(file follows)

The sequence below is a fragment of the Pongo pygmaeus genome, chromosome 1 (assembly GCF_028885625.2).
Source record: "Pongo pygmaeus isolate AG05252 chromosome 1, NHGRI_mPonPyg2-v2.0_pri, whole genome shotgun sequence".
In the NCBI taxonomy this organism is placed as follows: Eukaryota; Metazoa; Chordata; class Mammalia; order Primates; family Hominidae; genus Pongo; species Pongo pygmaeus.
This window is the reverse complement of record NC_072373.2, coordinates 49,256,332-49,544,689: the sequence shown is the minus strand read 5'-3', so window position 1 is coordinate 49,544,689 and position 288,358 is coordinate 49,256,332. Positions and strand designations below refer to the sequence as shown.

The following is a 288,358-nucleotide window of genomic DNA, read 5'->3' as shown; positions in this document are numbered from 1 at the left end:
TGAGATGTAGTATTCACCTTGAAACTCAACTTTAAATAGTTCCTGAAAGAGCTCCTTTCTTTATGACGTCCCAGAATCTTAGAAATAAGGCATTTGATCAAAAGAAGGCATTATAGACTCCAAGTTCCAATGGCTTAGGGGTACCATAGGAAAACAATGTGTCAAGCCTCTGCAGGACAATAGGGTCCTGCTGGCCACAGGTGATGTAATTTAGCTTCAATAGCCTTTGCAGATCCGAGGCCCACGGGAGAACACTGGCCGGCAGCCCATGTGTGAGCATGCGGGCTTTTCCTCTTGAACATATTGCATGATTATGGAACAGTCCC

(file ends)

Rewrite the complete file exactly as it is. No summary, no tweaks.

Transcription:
The sequence below is a fragment of the Pongo pygmaeus genome, chromosome 1 (assembly GCF_028885625.2).
Source record: "Pongo pygmaeus isolate AG05252 chromosome 1, NHGRI_mPonPyg2-v2.0_pri, whole genome shotgun sequence".
In the NCBI taxonomy this organism is placed as follows: Eukaryota; Metazoa; Chordata; class Mammalia; order Primates; family Hominidae; genus Pongo; species Pongo pygmaeus.
This window is the reverse complement of record NC_072373.2, coordinates 49,256,332-49,544,689: the sequence shown is the minus strand read 5'-3', so window position 1 is coordinate 49,544,689 and position 288,358 is coordinate 49,256,332. Positions and strand designations below refer to the sequence as shown.

The following is a 288,358-nucleotide window of genomic DNA, read 5'->3' as shown; positions in this document are numbered from 1 at the left end:
TGAGATGTAGTATTCACCTTGAAACTCAACTTTAAATAGTTCCTGAAAGAGCTCCTTTCTTTATGACGTCCCAGAATCTTAGAAATAAGGCATTTGATCAAAAGAAGGCATTATAGACTCCAAGTTCCAATGGCTTAGGGGTACCATAGGAAAACAATGTGTCAAGCCTCTGCAGGACAATAGGGTCCTGCTGGCCACAGGTGATGTAATTTAGCTTCAATAGCCTTTGCAGATCCGAGGCCCACGGGAGAACACTGGCCGGCAGCCCATGTGTGAGCATGCGGGCTTTTCCTCTTGAACATATTGCATGATTATGGAACAGTCCC